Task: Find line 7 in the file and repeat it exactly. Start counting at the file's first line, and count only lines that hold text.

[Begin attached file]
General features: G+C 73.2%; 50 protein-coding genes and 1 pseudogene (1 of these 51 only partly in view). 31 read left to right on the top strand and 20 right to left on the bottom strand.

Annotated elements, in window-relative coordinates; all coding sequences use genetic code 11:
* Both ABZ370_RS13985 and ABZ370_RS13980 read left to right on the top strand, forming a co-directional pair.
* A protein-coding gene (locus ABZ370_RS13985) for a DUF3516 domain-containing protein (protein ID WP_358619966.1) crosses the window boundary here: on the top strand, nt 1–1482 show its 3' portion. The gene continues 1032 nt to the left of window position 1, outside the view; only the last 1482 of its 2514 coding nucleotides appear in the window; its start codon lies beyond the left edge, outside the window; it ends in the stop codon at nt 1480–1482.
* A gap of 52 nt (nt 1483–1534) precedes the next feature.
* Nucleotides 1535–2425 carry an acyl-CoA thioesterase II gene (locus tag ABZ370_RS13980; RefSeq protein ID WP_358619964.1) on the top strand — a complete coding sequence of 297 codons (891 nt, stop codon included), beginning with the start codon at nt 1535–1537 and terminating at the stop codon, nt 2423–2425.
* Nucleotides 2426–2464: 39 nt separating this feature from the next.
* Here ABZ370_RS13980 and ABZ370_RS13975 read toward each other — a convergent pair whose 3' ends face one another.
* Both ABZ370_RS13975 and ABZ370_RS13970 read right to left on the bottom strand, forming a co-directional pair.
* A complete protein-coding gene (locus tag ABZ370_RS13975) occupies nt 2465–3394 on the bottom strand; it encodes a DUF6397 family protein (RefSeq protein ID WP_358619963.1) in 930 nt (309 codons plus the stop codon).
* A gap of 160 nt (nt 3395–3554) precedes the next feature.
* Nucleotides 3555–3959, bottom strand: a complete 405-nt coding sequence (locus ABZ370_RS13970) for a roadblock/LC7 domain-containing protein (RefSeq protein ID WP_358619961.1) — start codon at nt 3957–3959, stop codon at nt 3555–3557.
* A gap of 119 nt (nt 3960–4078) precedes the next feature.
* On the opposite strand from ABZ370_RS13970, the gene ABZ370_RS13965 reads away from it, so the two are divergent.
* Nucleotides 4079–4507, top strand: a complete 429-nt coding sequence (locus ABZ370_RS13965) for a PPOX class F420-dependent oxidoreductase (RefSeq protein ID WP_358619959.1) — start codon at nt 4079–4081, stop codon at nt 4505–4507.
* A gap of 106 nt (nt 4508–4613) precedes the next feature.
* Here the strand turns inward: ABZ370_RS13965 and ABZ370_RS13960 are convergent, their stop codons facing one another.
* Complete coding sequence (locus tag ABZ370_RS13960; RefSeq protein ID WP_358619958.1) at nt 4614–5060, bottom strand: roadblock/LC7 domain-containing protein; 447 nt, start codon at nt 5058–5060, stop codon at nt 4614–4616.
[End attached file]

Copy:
* Nucleotides 2426–2464: 39 nt separating this feature from the next.